As I mentioned, though, the other thing that really makes the film is the direction. Let us once again turn to Silver Linings Playbook, directed by David O. Russell, who had previously directed, among other thing, Three Kings and The Fighter, which is a pretty heavy movie. He directs Silver Linings Playbook with the same intensity that he brought to The Fighter, without hindering the comedy. William Wyler (who really is one of the great American filmmakers) is also famous for directing such heavy movies as The Heiress, The Best Years of Our Lives, and Ben-Hur. Wyler knew his craft. He knew the difference between a good movie and a bad movie, and understood how much of that difference depended on the competence of the director. As a director, he was capable of conveying deep, personal conflicts on both an epic scale (Ben-Hur) and an internal scale (The Best Years of Our Lives), and he made those conflicts stick regardless. Roman Holiday is the same deal. What’s important in this film is the same thing that’s important in all those other films (including Silver Linings Playbook); it’s not the comedy or commentary or action or the romance; it’s the people. AND SO IT SHOULD BE WITH ALL MOVIES. I find myself making this point a lot. I made it in my review of Beasts of the Southern Wild. I said the same thing in my review of The Hobbit. I probably hinted at it in my reviews of Life of Pi, Les Misérables, Looper, and… well, actually probably not Predator 2, but never mind.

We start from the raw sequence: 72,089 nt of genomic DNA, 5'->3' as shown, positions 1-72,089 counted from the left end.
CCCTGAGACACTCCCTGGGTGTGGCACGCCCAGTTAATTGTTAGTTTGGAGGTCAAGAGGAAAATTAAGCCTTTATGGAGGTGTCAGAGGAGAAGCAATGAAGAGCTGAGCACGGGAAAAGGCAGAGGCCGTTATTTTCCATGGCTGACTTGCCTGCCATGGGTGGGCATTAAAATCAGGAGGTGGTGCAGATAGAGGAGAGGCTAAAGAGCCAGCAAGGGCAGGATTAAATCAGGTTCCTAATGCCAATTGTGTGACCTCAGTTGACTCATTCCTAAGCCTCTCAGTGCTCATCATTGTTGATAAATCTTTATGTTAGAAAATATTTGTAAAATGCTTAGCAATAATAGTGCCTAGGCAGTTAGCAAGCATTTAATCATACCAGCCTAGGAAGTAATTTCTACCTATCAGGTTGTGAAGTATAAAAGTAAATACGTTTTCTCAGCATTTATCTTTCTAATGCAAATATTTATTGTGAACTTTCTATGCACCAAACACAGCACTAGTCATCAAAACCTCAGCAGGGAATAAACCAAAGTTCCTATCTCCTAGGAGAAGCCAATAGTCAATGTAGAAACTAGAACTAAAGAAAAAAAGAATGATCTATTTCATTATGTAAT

The comedy in this film is spot on, just like everything else. Not only are the script witty and the situations humorous, but they are complimented with some invented and often subtle visual gags. There, that was a short paragraph. Moving on…
The thing that really puts the metaphorical icing on the proverbial cake, though, is the ending. I’m not going to spoil anything, because I’m not that bad a person, but I will say this: they nailed their perfect ending. I was afraid, too, because so many movies overshoot their perfect endings by five or ten minutes (see Taxi Driver) or half an hour (see The Return of the King), and that can often prove detrimental. Through the final minutes of the film I was worried that Roman Holiday would screw up, but it doesn’t. It ends precisely when it should. Hallelujah, amen, etc.
If you need a good, lighthearted, well crafted, Audrey Hepburn-ed, romantic pick-me-up, then I absolutely and highly recommend Roman Holiday. If you don’t like it, then don’t blame me; it’s your own fault for sucking.